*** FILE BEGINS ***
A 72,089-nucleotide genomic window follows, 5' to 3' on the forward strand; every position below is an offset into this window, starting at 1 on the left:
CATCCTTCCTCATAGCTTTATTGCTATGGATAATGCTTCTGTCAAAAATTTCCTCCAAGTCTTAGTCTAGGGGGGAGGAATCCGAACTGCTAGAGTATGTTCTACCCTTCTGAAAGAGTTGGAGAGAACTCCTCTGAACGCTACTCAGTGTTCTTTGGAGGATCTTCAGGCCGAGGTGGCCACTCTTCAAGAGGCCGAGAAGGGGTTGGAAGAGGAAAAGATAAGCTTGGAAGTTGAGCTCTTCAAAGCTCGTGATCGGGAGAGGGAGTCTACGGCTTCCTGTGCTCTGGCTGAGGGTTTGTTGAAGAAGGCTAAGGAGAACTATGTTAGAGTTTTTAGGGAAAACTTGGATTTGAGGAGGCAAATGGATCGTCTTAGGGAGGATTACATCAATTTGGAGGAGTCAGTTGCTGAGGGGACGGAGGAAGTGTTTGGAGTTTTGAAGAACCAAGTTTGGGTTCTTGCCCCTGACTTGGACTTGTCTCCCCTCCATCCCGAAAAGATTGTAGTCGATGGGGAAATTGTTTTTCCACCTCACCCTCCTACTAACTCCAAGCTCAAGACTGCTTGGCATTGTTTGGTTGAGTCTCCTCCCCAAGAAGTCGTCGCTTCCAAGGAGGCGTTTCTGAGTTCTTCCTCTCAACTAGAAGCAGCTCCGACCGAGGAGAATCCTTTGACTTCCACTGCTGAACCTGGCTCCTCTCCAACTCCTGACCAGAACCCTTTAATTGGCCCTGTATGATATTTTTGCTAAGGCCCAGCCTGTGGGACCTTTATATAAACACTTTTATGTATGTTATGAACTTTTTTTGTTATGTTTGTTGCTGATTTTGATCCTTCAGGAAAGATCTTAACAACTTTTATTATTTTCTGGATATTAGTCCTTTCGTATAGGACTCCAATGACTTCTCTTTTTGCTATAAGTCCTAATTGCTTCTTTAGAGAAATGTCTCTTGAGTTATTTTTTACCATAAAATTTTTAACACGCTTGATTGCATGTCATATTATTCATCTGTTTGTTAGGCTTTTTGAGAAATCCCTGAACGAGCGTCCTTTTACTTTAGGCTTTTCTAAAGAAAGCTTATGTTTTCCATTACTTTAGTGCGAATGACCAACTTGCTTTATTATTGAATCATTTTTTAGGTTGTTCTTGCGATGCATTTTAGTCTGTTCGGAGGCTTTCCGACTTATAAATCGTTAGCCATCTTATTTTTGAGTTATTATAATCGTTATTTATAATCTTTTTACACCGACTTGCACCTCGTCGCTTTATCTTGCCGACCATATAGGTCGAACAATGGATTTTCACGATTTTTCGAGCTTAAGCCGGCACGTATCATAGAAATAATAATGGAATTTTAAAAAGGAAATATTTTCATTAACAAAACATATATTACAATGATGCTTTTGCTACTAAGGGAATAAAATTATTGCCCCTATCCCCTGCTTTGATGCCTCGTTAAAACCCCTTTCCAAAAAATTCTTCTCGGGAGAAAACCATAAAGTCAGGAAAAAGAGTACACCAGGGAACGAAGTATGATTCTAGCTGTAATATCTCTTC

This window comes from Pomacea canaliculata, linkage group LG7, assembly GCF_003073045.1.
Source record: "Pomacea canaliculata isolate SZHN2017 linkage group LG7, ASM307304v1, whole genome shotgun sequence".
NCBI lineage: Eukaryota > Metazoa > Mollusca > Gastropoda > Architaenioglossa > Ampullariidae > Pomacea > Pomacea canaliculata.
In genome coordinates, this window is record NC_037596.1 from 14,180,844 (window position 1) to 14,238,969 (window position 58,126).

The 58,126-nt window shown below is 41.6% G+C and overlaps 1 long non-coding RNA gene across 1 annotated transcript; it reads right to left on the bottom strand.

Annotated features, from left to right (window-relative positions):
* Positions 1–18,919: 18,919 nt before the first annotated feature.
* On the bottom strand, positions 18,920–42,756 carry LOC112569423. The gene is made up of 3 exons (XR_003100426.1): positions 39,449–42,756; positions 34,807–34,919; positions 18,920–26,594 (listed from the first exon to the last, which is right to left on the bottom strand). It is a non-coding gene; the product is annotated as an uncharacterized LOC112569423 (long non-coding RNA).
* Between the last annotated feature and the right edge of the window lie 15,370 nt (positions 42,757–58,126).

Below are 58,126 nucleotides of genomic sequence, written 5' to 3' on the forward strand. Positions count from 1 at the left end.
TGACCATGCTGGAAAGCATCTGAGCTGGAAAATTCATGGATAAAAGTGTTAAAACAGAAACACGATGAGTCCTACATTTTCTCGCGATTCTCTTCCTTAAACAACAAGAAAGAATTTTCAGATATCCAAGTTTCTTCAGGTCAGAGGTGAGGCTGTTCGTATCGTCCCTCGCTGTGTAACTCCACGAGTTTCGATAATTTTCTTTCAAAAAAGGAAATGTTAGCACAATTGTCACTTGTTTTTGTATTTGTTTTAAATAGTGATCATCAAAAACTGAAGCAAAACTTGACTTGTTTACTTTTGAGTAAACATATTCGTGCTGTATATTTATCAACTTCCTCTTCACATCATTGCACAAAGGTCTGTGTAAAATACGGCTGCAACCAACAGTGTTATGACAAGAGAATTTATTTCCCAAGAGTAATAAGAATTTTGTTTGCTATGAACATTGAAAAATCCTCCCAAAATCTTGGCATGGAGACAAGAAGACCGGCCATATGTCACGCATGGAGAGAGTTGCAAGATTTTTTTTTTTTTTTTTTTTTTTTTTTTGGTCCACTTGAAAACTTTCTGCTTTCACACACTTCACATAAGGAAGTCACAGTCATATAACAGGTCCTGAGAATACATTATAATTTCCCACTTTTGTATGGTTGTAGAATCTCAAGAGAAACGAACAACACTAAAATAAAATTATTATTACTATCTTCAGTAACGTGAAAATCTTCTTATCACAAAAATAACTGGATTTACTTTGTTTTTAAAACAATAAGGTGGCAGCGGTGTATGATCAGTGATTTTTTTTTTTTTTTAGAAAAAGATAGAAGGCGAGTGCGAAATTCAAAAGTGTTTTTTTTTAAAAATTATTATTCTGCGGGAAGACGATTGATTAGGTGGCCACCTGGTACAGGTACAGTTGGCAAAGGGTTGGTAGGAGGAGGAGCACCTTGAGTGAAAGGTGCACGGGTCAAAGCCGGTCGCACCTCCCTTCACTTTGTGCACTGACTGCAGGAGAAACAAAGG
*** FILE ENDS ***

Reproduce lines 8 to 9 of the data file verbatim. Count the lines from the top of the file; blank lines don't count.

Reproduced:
Annotated features, from left to right (window-relative positions):
* Positions 1–18,919: 18,919 nt before the first annotated feature.